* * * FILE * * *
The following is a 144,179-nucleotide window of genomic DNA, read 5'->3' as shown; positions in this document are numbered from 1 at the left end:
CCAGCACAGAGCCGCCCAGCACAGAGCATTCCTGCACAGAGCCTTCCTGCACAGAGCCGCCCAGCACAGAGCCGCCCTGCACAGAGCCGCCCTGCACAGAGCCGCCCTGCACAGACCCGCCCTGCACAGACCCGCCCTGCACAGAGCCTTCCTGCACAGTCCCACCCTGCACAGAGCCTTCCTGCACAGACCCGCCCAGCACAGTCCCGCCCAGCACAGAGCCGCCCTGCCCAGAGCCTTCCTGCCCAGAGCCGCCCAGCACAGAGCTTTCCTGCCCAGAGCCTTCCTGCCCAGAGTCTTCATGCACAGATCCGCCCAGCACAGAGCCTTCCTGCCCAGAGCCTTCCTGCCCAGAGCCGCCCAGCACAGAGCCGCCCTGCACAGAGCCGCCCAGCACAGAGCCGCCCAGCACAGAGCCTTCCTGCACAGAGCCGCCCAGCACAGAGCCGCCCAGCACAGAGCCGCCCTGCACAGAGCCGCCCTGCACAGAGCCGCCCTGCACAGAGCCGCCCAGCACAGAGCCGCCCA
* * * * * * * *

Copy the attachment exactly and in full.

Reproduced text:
The following is a 144,179-nucleotide window of genomic DNA, read 5'->3' as shown; positions in this document are numbered from 1 at the left end:
CCAGCACAGAGCCGCCCAGCACAGAGCATTCCTGCACAGAGCCTTCCTGCACAGAGCCGCCCAGCACAGAGCCGCCCTGCACAGAGCCGCCCTGCACAGAGCCGCCCTGCACAGACCCGCCCTGCACAGACCCGCCCTGCACAGAGCCTTCCTGCACAGTCCCACCCTGCACAGAGCCTTCCTGCACAGACCCGCCCAGCACAGTCCCGCCCAGCACAGAGCCGCCCTGCCCAGAGCCTTCCTGCCCAGAGCCGCCCAGCACAGAGCTTTCCTGCCCAGAGCCTTCCTGCCCAGAGTCTTCATGCACAGATCCGCCCAGCACAGAGCCTTCCTGCCCAGAGCCTTCCTGCCCAGAGCCGCCCAGCACAGAGCCGCCCTGCACAGAGCCGCCCAGCACAGAGCCGCCCAGCACAGAGCCTTCCTGCACAGAGCCGCCCAGCACAGAGCCGCCCAGCACAGAGCCGCCCTGCACAGAGCCGCCCTGCACAGAGCCGCCCTGCACAGAGCCGCCCAGCACAGAGCCGCCCA